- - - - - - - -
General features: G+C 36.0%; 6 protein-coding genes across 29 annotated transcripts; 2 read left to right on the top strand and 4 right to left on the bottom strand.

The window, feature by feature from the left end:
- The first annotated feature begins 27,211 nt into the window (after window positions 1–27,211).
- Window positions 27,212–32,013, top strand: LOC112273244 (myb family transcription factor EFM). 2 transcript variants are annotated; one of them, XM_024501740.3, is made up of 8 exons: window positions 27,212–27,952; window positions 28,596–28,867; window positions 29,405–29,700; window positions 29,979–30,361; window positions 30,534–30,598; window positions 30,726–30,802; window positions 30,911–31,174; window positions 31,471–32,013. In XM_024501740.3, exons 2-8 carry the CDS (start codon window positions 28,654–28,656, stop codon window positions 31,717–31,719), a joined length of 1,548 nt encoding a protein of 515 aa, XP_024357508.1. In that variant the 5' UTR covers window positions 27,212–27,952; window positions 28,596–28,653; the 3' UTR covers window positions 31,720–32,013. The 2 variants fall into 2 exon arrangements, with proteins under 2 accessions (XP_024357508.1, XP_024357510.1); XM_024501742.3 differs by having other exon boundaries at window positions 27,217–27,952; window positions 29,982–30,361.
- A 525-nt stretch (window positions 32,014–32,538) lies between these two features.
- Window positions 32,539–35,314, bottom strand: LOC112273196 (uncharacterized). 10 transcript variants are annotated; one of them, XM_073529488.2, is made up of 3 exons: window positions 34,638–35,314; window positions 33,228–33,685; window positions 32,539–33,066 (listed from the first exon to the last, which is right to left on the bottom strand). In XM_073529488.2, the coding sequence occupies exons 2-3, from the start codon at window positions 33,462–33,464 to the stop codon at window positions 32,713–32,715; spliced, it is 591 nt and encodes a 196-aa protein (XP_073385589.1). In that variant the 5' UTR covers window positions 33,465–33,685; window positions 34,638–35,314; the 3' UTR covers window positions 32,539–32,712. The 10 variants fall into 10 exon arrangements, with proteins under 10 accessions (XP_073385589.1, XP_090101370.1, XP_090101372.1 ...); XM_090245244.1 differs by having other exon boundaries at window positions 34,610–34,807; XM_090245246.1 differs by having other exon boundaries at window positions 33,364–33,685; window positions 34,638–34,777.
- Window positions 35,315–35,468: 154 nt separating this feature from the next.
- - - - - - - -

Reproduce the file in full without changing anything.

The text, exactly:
General features: G+C 36.0%; 6 protein-coding genes across 29 annotated transcripts; 2 read left to right on the top strand and 4 right to left on the bottom strand.

The window, feature by feature from the left end:
- The first annotated feature begins 27,211 nt into the window (after window positions 1–27,211).
- Window positions 27,212–32,013, top strand: LOC112273244 (myb family transcription factor EFM). 2 transcript variants are annotated; one of them, XM_024501740.3, is made up of 8 exons: window positions 27,212–27,952; window positions 28,596–28,867; window positions 29,405–29,700; window positions 29,979–30,361; window positions 30,534–30,598; window positions 30,726–30,802; window positions 30,911–31,174; window positions 31,471–32,013. In XM_024501740.3, exons 2-8 carry the CDS (start codon window positions 28,654–28,656, stop codon window positions 31,717–31,719), a joined length of 1,548 nt encoding a protein of 515 aa, XP_024357508.1. In that variant the 5' UTR covers window positions 27,212–27,952; window positions 28,596–28,653; the 3' UTR covers window positions 31,720–32,013. The 2 variants fall into 2 exon arrangements, with proteins under 2 accessions (XP_024357508.1, XP_024357510.1); XM_024501742.3 differs by having other exon boundaries at window positions 27,217–27,952; window positions 29,982–30,361.
- A 525-nt stretch (window positions 32,014–32,538) lies between these two features.
- Window positions 32,539–35,314, bottom strand: LOC112273196 (uncharacterized). 10 transcript variants are annotated; one of them, XM_073529488.2, is made up of 3 exons: window positions 34,638–35,314; window positions 33,228–33,685; window positions 32,539–33,066 (listed from the first exon to the last, which is right to left on the bottom strand). In XM_073529488.2, the coding sequence occupies exons 2-3, from the start codon at window positions 33,462–33,464 to the stop codon at window positions 32,713–32,715; spliced, it is 591 nt and encodes a 196-aa protein (XP_073385589.1). In that variant the 5' UTR covers window positions 33,465–33,685; window positions 34,638–35,314; the 3' UTR covers window positions 32,539–32,712. The 10 variants fall into 10 exon arrangements, with proteins under 10 accessions (XP_073385589.1, XP_090101370.1, XP_090101372.1 ...); XM_090245244.1 differs by having other exon boundaries at window positions 34,610–34,807; XM_090245246.1 differs by having other exon boundaries at window positions 33,364–33,685; window positions 34,638–34,777.
- Window positions 35,315–35,468: 154 nt separating this feature from the next.